Across the United States, a rising death toll offers tragic proof of heroin's deadly reach.  This powerfully addictive and dangerous street drug, previously limited to major inner-city areas in decades past, has now made its way to suburbs throughout the nation. Partly fueled by the overprescribing and abuse of opioid painkillers such as OxyContin throughout the 2000s, illicit heroin has become a common alternative for painkiller users following the crackdown on these prescription drugs. In recent years, over 900,000 Americans report having used heroin over the past year, with nearly 300,000 heroin users being admitted for substance abuse treatment. For some, the outcome of heroin use will ultimately be fatal: in 2013 alone, over 8,200 people died of heroin overdoses. The tragic impact of this drug has now become an everyday reality. As one town reported: “There’s not enough room to keep all the bodies.”

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The nation’s heroin epidemic is an ongoing crisis, with the DEA declaring heroin to be the country’s top drug threat. So what does the impact of heroin look like in real time? We’ve created a tool that tracks the rates of emergency room visits and deaths as a result of  heroin use. It includes ER visits in several major cities as well as deaths by gender and age group. With this interactive tool, you can see the serious and even fatal impact of heroin use in the United States over a week, a month, and a year. Keep reading to learn more about the deadly effects of heroin across the nation.

The map above represents each state’s proportion of the nation’s recorded heroin fatalities in 2014. The national median proportion of fatalities in each state is 1.3 percent, and many states report a percentage of fatalities that’s several times greater.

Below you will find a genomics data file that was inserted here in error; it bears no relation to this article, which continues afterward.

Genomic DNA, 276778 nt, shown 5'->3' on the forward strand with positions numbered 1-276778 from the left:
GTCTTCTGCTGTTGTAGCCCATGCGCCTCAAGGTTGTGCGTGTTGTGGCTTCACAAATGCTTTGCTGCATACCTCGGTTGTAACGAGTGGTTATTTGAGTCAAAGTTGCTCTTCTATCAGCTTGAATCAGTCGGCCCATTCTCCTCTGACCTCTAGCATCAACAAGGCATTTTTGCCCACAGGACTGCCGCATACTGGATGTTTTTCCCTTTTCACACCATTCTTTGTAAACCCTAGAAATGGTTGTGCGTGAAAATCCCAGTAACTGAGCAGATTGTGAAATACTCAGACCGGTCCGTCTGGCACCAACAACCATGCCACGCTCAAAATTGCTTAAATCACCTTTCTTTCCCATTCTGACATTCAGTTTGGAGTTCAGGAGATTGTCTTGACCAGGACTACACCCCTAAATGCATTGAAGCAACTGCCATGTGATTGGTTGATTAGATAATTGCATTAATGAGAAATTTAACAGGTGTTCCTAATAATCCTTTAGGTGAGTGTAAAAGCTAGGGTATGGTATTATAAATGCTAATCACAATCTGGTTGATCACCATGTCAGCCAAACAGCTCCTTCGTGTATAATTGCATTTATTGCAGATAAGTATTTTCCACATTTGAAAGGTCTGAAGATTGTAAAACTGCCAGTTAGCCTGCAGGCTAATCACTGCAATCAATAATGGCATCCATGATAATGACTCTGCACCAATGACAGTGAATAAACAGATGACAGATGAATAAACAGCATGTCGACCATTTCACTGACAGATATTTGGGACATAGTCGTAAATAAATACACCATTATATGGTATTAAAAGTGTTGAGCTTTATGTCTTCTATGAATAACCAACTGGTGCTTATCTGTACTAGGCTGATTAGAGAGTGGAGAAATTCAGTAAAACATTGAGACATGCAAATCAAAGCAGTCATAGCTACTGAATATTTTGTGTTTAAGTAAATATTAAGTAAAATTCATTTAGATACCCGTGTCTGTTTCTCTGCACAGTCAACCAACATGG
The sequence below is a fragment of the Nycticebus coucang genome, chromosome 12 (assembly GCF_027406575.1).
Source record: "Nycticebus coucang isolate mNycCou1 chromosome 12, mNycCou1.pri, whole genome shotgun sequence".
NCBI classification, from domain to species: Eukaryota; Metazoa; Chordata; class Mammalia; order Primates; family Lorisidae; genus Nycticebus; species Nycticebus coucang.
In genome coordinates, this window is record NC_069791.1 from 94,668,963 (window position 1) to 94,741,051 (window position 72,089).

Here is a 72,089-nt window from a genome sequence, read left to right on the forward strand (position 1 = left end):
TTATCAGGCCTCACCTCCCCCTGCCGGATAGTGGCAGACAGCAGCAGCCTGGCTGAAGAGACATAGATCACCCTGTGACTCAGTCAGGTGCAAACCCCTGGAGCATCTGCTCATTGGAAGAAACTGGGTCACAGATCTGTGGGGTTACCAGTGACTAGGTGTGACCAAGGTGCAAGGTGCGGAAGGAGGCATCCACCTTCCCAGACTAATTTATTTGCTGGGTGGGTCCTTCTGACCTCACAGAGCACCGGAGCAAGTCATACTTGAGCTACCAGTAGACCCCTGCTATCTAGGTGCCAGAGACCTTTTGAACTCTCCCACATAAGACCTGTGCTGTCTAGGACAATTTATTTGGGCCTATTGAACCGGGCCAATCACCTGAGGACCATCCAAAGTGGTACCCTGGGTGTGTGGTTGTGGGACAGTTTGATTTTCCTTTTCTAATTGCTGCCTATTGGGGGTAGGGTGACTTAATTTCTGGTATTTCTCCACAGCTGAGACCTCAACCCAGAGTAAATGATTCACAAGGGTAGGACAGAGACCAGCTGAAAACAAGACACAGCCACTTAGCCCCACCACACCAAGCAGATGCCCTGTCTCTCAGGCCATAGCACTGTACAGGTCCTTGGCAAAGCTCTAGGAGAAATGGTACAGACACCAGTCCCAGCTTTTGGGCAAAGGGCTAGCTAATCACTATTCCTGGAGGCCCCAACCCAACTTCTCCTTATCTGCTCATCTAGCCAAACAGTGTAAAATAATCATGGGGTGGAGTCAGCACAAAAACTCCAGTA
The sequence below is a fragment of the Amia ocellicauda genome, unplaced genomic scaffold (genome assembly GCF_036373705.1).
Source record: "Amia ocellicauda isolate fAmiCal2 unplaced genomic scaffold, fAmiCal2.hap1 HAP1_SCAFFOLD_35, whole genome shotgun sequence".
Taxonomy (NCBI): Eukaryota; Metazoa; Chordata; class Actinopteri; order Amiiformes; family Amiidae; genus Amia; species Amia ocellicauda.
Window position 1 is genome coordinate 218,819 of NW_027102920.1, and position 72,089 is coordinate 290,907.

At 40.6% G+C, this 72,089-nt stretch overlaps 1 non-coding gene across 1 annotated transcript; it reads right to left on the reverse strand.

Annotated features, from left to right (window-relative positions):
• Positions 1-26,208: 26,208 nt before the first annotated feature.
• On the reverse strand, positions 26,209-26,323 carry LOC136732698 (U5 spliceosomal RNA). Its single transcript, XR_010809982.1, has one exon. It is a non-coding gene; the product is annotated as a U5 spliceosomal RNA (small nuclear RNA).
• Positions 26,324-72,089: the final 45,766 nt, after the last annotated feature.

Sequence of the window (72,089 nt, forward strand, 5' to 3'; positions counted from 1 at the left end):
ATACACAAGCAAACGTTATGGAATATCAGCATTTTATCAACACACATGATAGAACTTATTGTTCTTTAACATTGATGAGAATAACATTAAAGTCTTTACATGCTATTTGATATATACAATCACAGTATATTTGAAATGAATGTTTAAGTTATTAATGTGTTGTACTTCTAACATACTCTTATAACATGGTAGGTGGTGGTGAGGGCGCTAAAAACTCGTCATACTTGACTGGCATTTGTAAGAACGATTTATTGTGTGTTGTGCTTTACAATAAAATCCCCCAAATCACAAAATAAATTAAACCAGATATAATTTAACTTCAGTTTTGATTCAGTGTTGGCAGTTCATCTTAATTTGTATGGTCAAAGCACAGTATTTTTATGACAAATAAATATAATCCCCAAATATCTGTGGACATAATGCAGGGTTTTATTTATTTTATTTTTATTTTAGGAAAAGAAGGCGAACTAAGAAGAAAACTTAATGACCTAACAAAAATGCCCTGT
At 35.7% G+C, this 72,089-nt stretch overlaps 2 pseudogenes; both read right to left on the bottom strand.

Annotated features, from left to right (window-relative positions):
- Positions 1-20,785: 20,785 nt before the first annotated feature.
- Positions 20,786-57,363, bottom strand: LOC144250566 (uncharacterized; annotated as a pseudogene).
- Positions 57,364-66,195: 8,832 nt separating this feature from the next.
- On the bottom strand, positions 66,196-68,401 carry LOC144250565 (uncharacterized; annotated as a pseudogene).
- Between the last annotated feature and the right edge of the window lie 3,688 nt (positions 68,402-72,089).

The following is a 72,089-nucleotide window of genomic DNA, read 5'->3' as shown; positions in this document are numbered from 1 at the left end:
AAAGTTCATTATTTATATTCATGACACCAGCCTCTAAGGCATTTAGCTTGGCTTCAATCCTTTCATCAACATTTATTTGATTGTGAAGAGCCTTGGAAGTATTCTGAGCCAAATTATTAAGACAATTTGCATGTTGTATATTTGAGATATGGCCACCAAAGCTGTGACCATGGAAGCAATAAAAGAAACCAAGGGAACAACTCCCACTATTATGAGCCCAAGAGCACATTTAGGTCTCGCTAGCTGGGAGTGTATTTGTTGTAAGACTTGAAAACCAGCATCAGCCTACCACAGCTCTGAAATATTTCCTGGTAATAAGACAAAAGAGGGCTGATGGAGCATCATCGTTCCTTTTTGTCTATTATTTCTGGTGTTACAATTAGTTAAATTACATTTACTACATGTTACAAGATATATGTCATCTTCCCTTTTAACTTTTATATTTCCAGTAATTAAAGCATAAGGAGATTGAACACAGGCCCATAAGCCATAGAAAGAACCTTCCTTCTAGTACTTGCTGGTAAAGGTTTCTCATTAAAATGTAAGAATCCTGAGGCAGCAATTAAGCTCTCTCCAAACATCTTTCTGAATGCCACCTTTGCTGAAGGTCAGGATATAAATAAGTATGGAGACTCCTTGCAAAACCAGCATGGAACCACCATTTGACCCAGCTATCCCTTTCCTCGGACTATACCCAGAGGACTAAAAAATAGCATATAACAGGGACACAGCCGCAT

Ohio is home to 1 in 9 of the nation’s fatalities. In fact, Dayton, Ohio -- an unlikely midsize Midwestern city -- has become an epicenter for direct deliveries of internationally trafficked heroin. Here, dealers are known to distribute small packets of the drug as “samples” alongside other street drugs such as crack cocaine. As a result, more people are getting hooked on heroin, thus increasing its demand. This greater availability of heroin has been identified as one of the primary causes of an increasing number of deadly heroin overdoses in the state. Fentanyl, another powerful opioid that has sometimes been mixed with heroin, has also been implicated in Ohio overdoses. As heroin users may be less familiar with fentanyl and its effects, the risk of an accidental overdose is much greater.

The state of New York was host to 7.8 percent of the nation’s heroin-related fatalities, and the Northeast region – including Pennsylvania (4.7 percent), Massachusetts (4.4 percent), and New Jersey (4.1 percent) – has recently seen a rise in heroin use that’s reached epidemic proportions. New York authorities regularly seize large quantities of trafficked heroin, while the New Jersey State Police note that the Garden State is home to some of the purest heroin in the country, as a result of  direct importation from Colombia. A higher purity can also mean an elevated risk of unintentional overdose. In response to the addiction crisis, many authorities have called for increased availability of rehab facilities and medication-assisted treatment to help heroin users get sober.